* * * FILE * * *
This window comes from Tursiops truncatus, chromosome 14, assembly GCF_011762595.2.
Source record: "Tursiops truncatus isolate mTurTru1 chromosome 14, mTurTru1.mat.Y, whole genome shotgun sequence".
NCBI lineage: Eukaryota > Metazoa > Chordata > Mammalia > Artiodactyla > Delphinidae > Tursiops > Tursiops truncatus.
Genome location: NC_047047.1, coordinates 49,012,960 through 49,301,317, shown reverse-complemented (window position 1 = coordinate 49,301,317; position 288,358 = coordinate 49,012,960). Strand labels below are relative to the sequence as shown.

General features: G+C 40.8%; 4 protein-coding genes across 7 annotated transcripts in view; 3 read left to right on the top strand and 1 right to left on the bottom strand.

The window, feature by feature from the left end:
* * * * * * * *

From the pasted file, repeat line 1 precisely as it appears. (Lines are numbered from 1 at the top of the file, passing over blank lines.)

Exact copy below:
This window comes from Tursiops truncatus, chromosome 14, assembly GCF_011762595.2.